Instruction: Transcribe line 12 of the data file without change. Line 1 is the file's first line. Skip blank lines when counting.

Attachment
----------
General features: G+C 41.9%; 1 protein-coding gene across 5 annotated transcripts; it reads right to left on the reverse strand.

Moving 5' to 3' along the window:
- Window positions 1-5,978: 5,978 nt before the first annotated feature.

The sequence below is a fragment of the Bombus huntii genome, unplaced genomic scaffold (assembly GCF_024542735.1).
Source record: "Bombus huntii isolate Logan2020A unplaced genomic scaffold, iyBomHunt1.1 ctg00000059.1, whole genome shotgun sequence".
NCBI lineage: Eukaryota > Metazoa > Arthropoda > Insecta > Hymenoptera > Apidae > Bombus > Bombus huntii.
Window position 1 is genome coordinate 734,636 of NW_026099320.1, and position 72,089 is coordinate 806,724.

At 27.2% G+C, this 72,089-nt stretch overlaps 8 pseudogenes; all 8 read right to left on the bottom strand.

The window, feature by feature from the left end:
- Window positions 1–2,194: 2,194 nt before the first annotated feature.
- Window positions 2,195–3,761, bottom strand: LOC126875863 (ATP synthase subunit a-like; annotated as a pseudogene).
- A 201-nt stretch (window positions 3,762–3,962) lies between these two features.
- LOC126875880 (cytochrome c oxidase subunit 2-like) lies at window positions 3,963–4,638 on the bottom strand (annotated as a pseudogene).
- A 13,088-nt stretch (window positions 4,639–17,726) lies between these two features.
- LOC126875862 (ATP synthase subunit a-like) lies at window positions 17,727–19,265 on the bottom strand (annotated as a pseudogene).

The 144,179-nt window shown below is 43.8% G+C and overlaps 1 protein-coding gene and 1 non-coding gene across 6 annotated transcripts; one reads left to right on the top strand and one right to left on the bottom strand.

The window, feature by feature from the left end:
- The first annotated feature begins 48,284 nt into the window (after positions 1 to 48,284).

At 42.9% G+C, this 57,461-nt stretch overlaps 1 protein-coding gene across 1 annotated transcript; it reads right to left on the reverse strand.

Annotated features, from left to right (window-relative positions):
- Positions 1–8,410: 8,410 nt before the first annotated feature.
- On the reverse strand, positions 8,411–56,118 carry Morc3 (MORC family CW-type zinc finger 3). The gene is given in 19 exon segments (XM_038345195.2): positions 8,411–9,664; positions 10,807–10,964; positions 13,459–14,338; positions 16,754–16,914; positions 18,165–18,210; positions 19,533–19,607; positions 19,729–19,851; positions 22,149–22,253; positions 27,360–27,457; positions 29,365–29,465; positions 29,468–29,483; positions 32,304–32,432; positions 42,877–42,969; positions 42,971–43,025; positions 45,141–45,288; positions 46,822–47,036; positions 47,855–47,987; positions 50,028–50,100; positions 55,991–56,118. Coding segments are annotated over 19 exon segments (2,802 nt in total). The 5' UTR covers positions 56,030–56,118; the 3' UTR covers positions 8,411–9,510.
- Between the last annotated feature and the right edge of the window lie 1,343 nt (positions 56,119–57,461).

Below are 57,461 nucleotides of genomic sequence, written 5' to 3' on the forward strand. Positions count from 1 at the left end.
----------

- A 201-nt stretch (window positions 3,762–3,962) lies between these two features.